Jesus Christ is our peace

Jesus Christ is our peace

By REV. DR. RICHAR... | 28 May, 2016
In times of conflict, religion can function like a double-edged sword; fermenting conflict or reducing it. We are living in a world marred by increasing hostility. What can we do to “break down” these walls of hostility dividing people and nations?
Along with being reconciled to brothers and sisters in Christ, we must focus our time and energy on working for peace and justice throughout the world! We find a good example in the life and work of Jesus Christ. The gospels feature accounts in which Jesus is linked with non-Jews; this included wise men from the East (Matt. 2:1-2), the Syro-Phoenician woman (Matt. 15:21-28), the “good Samaritan” (Luke 10:29-37), the Samaritan woman at the well (John 4:1-42) and at least two Roman centurions (Matt. 8:5-13; Mark 15:39) and others. These passages demonstrate that Christ’s good news is not restricted to any exclusive category of people, but extends to all. The sacrifice of Christ on the cross achieved what was not possible for humans in their wayward state: reconciliation with God of Holy love. Jesus’ sacrifice on the cross, broke down a wall that separated humanity from God. Jesus Christ is our peace (Eph.2:14). 
Humans are too trapped in the deadly effects of sin to return to God on their own – or to even notice the wall that is keeping God out. The cross of Jesus is a reminder for all people, at all times, to be convinced of God’s unconditional love for them.
Instead of celebrating the richness of our cultural diversity, we can easily allow differences in ethnicity, race, nationality, geography to conceive suspicion of the other. This sets us on the road to ignorance, breeding prejudice and hostility. However, with the love of God poured into our hearts by the Holy Spirit, we can be champions of promoting peace in this hurting world, in need of a Saviour. Let us be peacemakers!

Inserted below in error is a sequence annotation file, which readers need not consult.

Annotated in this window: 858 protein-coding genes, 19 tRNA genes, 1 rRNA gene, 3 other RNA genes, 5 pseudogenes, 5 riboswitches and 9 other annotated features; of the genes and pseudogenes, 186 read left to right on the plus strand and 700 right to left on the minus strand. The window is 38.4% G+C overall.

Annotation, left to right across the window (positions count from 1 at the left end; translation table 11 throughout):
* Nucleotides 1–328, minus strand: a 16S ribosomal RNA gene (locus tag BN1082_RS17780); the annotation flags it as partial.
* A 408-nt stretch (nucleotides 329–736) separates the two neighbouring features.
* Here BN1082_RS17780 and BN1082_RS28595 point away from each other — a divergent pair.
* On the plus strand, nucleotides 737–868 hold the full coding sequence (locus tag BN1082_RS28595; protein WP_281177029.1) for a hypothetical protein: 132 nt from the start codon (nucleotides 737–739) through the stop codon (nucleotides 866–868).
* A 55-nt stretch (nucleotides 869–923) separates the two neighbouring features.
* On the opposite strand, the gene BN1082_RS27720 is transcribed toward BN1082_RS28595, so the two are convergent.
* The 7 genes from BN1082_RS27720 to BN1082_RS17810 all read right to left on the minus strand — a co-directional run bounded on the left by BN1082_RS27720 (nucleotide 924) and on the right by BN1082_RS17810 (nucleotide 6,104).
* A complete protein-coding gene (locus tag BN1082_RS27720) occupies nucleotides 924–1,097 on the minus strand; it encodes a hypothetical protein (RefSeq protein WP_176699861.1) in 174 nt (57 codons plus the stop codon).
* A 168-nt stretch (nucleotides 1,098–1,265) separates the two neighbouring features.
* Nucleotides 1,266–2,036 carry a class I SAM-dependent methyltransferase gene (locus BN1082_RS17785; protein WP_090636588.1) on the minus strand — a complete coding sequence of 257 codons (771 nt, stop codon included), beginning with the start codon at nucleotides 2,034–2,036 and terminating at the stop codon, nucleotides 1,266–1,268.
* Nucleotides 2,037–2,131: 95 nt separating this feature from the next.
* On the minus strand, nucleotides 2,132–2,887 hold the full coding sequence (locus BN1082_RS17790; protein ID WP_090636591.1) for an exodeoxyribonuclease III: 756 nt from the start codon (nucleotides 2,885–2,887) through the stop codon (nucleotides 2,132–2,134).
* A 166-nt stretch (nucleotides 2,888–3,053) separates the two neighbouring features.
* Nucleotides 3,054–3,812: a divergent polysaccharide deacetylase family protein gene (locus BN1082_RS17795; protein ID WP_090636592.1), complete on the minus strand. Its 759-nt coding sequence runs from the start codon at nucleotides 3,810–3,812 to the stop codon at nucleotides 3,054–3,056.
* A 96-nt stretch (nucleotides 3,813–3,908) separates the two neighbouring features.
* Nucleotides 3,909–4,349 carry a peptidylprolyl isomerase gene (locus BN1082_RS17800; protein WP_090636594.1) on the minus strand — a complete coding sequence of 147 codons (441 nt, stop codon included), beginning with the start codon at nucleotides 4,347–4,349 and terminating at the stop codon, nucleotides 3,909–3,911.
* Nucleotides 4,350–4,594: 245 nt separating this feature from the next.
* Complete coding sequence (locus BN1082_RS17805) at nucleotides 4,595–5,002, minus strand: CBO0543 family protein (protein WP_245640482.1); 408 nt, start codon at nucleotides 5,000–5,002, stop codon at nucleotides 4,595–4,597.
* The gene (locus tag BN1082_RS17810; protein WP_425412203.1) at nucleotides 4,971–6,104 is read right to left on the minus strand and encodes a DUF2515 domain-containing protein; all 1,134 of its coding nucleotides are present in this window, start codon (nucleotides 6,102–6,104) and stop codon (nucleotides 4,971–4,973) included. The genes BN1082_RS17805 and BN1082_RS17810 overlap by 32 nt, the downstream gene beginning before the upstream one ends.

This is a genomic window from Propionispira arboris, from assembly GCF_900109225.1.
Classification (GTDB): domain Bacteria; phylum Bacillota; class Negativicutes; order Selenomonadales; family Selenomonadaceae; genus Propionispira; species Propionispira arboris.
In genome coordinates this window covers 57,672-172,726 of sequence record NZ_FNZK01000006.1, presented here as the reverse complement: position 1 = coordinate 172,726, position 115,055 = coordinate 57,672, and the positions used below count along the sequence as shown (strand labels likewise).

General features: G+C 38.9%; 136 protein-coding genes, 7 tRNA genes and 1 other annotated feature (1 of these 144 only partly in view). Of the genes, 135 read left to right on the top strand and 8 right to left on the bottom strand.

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India and its Vedic ethos and culture is the only country which generously favoured the genesis and development of three Dharmas: the Brahmanist, the Buddhist and the Jaina. The Indians published this co-existence in magnificent stone at Ajanta. Brahmanism with its bountiful polytheism, Buddhism and Jainism with their noble rejection of God-talk and God-belief as impediments to genuine spirituality, are forms of belief and worship which had been in existence for about five centuries before the advent of Jesus. In contrast, the monotheisms of Judaism, Christianity, and especially Islam, have - despite a laudable statement here and there in their scriptures - nothing to offer in the matter of tolerance, compassion, love, tolerance, which had not been earlier proclaimed, taught, transmitted, by the Indian Dharmas. On the contrary India and Indians have suffered tremendously from the impact of the alien Monotheistic powers of Islam and of Christianity. Jesus on the Cross has been used - the word is "used" - as the reason of the misfortune apportioned to the peoples who do not believe in the false, unproved, mistaken doctrine of the cosmos into Nature and SuperNature which, perfected as the Believer-Infidel division of Humanity in its extension in Muslim civilisation, has been historically a malediction on "natural" peoples. As naturals men and women were given the status of animals because they were not christened and promoted as super-naturals. There was no sin in enslaving the natural. The slave had the same status as the ox, or the mule, as the beast of burden. It was as late as 1870, that a magistrate in America decreed that the Native pre-Columbian Indian too had a soul! Again, Jesus on the Cross has been the source of centuries of conflicts, wars, massacres of Christians against Christians. Judeo-Christian Europe fought 2 world wars, with Christians killing Christians, with the killing of Gypsies, Jews as a lateral expression of Faith and Piety. The blinkered proposition of Rev Howell in pleading for understanding and friendship among all beings without any reference to the rich, abundant Indian heritage is, to say the least, a disguise for the exclusiveness of Christianity and of Christians in their antagonism to peoples believing in non-revealed "religions". Historically the "natural religions" have proved to be more humane, more charitable, more respectful of the gift of life, than have the revealed "super-natural religions". Nevertheless the reconciliation which a follower of a natural religion does experience with the inhumanities which have resulted from the belief in super-natural revelations consists of the admiration and love for the great arts which these have inspired. The Gothic cathedrals and the elevated Music, in addition to a glorious literature, which pertain to the history of Christianity does sometimes tempt one to wink at the horrors generated by super-natural believing.

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